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Boron nitride encapsulated copper nanoparticles: a facile one-step synthesis and their effect on thermal decomposition of ammonium perchlorate.

Huang C, Liu Q, Fan W, Qiu X - Sci Rep (2015)

Bottom Line: Here, we developed an alternative approach to encapsulate copper nanoparticles with a chemical inertness material--hexagonal boron nitride.The wrapped copper nanoparticles not only exhibit high oxidation resistance under air atmosphere, but also keep excellent promoting effect on thermal decomposition of ammonium perchlorate.This approach opens the way to design metal nanoparticles with both high stability and reactivity for nanocatalysts and their technological application.

View Article: PubMed Central - PubMed

Affiliation: State Key Laboratory of Photocatalysis on Energy and Environment, College of Chemistry, Fuzhou University, Fuzhou 350002, P. R. China.

ABSTRACT
Reactivity is of great importance for metal nanoparticles used as catalysts, biomaterials and advanced sensors, but seeking for high reactivity seems to be conflict with high chemical stability required for metal nanoparticles. There is a subtle balance between reactivity and stability. This could be reached for colloidal metal nanoparticles using organic capping reagents, whereas it is challenging for powder metal nanoparticles. Here, we developed an alternative approach to encapsulate copper nanoparticles with a chemical inertness material--hexagonal boron nitride. The wrapped copper nanoparticles not only exhibit high oxidation resistance under air atmosphere, but also keep excellent promoting effect on thermal decomposition of ammonium perchlorate. This approach opens the way to design metal nanoparticles with both high stability and reactivity for nanocatalysts and their technological application.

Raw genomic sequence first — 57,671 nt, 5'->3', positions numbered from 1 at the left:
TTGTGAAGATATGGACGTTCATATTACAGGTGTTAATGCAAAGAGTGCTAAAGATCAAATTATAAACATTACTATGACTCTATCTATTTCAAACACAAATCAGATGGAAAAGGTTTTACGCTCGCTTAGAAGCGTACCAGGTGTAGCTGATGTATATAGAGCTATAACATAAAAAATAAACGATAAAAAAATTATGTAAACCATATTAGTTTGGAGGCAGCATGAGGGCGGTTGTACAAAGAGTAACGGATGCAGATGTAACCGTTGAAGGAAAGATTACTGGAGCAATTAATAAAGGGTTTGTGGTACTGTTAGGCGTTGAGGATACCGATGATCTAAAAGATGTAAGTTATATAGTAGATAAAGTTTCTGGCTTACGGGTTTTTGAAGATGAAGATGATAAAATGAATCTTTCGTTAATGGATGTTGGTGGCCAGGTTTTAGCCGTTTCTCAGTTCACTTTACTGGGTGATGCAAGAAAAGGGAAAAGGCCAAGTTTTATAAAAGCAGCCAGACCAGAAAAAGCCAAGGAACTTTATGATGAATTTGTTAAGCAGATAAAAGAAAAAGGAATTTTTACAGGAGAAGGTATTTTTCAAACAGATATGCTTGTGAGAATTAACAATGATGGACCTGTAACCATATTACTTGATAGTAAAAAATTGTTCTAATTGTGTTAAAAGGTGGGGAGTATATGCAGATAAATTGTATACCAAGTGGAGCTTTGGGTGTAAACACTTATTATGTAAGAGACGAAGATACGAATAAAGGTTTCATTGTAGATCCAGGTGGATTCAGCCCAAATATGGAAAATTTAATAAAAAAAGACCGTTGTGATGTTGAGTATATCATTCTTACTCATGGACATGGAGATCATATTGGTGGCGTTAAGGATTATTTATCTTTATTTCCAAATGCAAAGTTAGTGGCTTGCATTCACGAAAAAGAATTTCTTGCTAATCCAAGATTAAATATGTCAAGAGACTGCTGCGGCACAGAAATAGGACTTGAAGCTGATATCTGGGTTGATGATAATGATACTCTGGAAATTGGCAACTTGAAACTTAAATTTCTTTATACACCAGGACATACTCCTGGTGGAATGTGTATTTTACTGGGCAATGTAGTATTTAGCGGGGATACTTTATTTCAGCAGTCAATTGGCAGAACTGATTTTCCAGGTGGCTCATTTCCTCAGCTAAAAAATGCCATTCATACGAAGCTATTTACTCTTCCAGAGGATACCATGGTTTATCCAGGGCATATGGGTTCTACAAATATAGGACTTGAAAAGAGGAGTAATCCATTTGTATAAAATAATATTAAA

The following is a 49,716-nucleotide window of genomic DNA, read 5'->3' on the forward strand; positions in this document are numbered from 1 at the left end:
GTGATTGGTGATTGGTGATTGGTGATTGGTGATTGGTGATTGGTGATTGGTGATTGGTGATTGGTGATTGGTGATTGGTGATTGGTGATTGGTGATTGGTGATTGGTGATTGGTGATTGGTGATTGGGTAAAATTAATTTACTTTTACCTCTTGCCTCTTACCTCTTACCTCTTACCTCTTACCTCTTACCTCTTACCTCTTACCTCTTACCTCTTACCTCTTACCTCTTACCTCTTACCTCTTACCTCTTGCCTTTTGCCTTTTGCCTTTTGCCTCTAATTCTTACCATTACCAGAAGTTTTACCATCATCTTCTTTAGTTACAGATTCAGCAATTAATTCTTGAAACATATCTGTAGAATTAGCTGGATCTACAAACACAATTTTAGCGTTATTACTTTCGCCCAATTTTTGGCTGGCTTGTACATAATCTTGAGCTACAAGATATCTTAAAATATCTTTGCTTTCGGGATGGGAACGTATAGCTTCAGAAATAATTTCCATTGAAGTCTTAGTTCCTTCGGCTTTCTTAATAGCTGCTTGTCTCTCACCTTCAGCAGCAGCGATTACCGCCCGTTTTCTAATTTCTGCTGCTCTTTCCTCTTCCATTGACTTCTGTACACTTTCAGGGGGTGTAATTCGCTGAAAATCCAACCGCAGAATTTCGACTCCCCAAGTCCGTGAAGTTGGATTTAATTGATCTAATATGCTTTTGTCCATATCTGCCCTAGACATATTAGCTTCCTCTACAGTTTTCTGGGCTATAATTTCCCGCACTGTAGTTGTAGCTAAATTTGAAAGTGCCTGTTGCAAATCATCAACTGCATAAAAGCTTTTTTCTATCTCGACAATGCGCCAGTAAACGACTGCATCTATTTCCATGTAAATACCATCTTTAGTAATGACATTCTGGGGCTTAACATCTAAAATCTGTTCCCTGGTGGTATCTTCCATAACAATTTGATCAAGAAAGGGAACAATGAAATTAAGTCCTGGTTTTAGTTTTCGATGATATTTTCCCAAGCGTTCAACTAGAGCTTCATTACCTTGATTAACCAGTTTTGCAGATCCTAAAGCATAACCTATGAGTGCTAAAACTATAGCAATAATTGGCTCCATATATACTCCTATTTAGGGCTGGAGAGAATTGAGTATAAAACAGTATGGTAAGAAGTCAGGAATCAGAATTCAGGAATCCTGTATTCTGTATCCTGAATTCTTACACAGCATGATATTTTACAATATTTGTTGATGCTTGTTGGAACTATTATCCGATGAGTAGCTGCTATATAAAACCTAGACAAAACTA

No MeSH data available.


Related in: MedlinePlus

(a) DTA of AP decomposition in the presence of the as-obtained samples, (b) heat release during the exothermic process occurred in (a).
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f5: (a) DTA of AP decomposition in the presence of the as-obtained samples, (b) heat release during the exothermic process occurred in (a).